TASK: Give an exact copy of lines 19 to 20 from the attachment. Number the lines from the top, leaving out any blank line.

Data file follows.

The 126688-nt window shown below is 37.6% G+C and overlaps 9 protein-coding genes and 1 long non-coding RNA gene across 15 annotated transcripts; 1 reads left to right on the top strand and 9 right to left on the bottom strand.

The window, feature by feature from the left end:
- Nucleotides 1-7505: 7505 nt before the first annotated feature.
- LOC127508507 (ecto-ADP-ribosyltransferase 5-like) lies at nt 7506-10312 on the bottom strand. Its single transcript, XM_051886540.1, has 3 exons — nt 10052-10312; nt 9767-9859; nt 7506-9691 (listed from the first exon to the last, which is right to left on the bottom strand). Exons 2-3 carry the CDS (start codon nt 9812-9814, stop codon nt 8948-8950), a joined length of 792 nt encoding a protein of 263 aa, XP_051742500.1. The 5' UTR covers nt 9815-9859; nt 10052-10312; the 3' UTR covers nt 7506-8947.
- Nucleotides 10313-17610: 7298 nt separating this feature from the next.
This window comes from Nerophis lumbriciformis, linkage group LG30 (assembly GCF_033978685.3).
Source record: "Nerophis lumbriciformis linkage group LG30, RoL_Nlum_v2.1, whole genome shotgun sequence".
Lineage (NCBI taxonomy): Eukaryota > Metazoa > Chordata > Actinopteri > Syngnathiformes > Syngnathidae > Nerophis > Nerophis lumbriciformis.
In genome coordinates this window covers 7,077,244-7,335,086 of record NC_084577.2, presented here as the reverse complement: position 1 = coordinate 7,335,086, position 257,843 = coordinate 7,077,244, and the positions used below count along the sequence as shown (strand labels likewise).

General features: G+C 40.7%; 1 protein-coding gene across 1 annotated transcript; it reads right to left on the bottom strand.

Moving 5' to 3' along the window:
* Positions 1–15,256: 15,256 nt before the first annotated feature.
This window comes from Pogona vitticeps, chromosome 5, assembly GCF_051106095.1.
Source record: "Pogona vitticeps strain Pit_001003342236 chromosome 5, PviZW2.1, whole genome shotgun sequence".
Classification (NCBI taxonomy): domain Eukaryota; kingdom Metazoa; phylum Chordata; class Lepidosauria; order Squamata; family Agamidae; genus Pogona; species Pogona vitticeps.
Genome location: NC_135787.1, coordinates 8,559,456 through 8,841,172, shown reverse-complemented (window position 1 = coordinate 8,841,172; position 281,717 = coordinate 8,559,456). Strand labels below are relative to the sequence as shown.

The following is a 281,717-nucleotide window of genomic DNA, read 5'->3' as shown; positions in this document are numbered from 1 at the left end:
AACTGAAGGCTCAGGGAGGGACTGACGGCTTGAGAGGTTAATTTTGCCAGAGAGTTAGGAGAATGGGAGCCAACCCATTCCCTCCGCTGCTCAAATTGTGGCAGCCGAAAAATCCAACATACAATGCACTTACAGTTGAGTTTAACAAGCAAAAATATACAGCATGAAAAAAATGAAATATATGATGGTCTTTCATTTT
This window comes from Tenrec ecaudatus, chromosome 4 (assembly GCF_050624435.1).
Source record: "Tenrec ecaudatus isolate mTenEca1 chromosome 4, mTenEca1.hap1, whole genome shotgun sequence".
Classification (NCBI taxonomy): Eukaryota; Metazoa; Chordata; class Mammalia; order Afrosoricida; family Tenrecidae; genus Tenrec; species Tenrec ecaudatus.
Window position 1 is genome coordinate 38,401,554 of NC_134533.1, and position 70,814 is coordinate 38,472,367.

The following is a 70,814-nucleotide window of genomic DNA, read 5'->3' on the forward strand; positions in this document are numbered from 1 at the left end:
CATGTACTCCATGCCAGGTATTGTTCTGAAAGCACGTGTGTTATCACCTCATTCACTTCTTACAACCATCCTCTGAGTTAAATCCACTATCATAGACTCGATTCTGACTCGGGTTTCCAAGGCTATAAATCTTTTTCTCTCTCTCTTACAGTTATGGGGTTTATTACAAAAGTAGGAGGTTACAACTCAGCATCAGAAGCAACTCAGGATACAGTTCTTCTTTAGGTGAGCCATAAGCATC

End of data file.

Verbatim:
This window comes from Tenrec ecaudatus, chromosome 4 (assembly GCF_050624435.1).
Source record: "Tenrec ecaudatus isolate mTenEca1 chromosome 4, mTenEca1.hap1, whole genome shotgun sequence".